Round 18 – Hawthorn v Richmond: A new contender

By Paddy Grindlay

 

It’s Friday night. Men in suits are on the telly, analysing and laughing and enthusing about a wonderful game. They chat about redemption, about new beginnings, about a new premiership contender. An empty stadium rises in the background, a score materialises out of the bottom right hand corner of the screen.

We just beat Hawthorn. Yes, we just beat Hawthorn!

It’s been five minutes since a brightly beaming Trent Cotchin punted a football high in the air as a stadium half-full of yellow and black faithful stood as one and released every single ounce of pain and disappointment that’s been building for 35 years.

It sounded beautiful.

I guess I’m lucky; I’ve only been around for 14 of those 35 years. I was born into a fanatically Richmond family: support for the yellow and black was non-negotiable. But I’m not old enough to experience the 2001 victory over Carlton during September, nor young enough to detach from two successive heart-wrenching Elimination Final defeats.

The day after that inexplicable Carlton final, I walked into the Grade 7 classroom, defiantly wearing my Tigers cap. With gnawed fingernails and a sunken belly, I sat next to my mates.

“We are the Navy Blues…”

One singer, Demo, is a Hawthorn man. He knows success. Spook’s a Bomber. He has 16 premierships to boast about. Wilson loves his Catters. And so on. I am the only Tiger fan in the room.

Next year it was the Port song. So it goes. I don’t mind too much; you give as much as you take.

But, I realise, what can I give? There are no recent finals victories for me to return serve with, no recent Grand Finals for me to muse over.

But now I have this.

I grew up with these Tigers. My love of my team grew with every new draftee. I was six when Trent Cotchin arrived; nine when I saw Dusty Martin’s fend-off for the first time.

I went to many games with my excited family. “Dusty!” we yelled. “Cotch! Jaaaccckkkkk!”

We didn’t win much, but it was different, somehow. A brand new coach and an almost completely different team did that for us. We grew as fans at the same rate as the players and coach.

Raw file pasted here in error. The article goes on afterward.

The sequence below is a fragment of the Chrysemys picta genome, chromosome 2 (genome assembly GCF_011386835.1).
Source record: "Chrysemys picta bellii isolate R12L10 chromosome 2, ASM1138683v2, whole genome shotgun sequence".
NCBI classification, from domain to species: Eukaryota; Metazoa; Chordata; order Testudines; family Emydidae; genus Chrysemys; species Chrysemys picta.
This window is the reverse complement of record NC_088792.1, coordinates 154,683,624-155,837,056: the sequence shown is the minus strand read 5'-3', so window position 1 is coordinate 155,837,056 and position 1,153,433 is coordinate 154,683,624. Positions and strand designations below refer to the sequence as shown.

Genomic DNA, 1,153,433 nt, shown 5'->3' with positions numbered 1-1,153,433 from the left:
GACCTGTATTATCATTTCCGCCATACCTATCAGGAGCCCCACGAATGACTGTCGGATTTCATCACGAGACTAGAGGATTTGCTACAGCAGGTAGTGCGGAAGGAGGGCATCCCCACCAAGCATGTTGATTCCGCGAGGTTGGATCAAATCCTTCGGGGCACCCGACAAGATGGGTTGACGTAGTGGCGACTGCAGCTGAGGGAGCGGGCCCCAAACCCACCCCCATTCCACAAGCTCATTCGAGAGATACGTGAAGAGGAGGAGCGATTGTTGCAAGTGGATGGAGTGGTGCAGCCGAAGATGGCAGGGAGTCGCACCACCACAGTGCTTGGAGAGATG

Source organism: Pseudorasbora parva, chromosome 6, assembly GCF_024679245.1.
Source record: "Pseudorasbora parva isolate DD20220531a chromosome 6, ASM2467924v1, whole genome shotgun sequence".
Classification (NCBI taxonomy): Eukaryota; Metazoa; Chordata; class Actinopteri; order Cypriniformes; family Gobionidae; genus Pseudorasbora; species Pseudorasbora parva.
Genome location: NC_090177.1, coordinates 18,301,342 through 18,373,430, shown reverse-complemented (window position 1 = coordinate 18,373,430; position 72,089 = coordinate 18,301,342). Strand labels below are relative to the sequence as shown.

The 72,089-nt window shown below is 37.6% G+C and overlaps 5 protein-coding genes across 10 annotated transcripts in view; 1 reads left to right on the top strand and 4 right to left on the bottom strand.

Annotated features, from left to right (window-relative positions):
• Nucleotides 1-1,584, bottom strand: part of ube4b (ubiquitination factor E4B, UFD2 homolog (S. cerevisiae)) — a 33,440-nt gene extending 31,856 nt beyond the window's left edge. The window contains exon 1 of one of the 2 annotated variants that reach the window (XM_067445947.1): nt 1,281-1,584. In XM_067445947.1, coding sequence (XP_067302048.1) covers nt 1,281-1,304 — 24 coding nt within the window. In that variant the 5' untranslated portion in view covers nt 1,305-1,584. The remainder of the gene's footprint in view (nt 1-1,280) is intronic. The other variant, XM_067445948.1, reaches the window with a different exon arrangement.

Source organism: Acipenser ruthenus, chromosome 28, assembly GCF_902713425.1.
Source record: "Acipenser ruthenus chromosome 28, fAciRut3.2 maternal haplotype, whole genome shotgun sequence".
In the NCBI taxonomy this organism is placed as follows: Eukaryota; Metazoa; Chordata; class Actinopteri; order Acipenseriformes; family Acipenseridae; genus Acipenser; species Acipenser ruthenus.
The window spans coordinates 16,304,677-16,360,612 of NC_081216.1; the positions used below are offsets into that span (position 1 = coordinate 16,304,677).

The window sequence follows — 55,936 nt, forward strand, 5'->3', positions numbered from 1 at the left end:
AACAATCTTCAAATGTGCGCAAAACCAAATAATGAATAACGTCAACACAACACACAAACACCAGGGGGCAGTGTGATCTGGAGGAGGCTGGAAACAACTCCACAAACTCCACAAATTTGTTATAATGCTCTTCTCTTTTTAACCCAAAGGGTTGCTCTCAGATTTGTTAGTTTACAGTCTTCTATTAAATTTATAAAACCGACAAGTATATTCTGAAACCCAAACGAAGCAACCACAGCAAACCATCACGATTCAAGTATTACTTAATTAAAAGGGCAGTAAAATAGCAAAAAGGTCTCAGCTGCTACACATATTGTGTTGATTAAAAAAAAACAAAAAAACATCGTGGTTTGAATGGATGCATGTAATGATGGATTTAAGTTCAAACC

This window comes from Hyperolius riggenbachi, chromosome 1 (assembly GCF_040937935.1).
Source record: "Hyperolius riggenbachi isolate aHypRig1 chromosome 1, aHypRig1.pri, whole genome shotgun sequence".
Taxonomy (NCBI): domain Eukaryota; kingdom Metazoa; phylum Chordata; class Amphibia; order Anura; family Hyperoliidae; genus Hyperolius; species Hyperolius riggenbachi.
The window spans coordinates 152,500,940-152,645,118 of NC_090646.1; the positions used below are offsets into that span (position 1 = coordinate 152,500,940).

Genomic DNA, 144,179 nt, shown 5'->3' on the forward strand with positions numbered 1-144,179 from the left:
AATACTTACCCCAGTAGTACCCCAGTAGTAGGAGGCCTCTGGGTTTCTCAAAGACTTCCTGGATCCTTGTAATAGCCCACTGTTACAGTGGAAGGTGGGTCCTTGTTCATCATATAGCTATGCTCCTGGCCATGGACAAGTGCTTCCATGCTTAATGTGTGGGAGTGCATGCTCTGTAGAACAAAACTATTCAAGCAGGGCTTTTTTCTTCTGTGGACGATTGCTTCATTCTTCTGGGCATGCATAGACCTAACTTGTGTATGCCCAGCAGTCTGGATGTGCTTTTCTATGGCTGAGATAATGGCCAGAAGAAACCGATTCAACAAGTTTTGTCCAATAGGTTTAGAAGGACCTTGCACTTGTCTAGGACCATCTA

When these Tigers, so young and skilful, came twelfth in 2011, I was convinced that we would be premiers. They weren’t the toothless Tigers of old. We were winning games and were a sneaky chance for the top eight.

We went nuts over our lads in 2013. The good news story of the season, these Tigers played magnificently. I felt like a Geelong fan all season long, intoxicated with success, as we played wonderful football.

But then, we lost that Elimination Final to the Blues. Heart broken, I left the living room as Garlett kicked the sealer and distanced myself as far as possible from my team.

It got harder for the first half of 2014, but out of the woes of 3-10 we produced the comeback of the century. My faith wavered slightly in that period, but, like my boys out on the field, arrived back its rightful position with a resounding crash, good as new.

Then Port smashed us in September. Far out!

As a fan base, we had been emotionally tested. But after so many years of pain, that would never be a problem. We rebounded after another unsuccessful September, ready to ride that wave again, and our faith and loyalty was finally rewarded. You’d think that this Tiger team just needed their players to mature, but debuts for McIntosh, Lambert, Corey Ellis, Menadue and McBean gave all an exciting glimpse to the future. Excitement builds again, I’ve never seen a team like this in yellow and black.

On Saturday morning at junior’s tennis, I walked onto the court wearing my Richmond jumper and a jaunty grin, ready to cop any sort abuse. It’s a usual spot for a bit of poke-in-the-ribs teasing.

It didn’t come. That doesn’t usually happen.

But I’d kept my word. I promised that if the Tiges won on Friday night I wouldn’t take my Richmond jumper all weekend.

And I didn’t.

I’ve always loved my Tigers.

But now they’re loving me back.

 

Paddy Grindlay is a 14 year old sports writer who can't decide if he wants to be Gerard Whateley or Richo.

Paddy Grindlay is a 14 year old sports writer who can’t decide if he wants to be Gerard Whateley or Richo.

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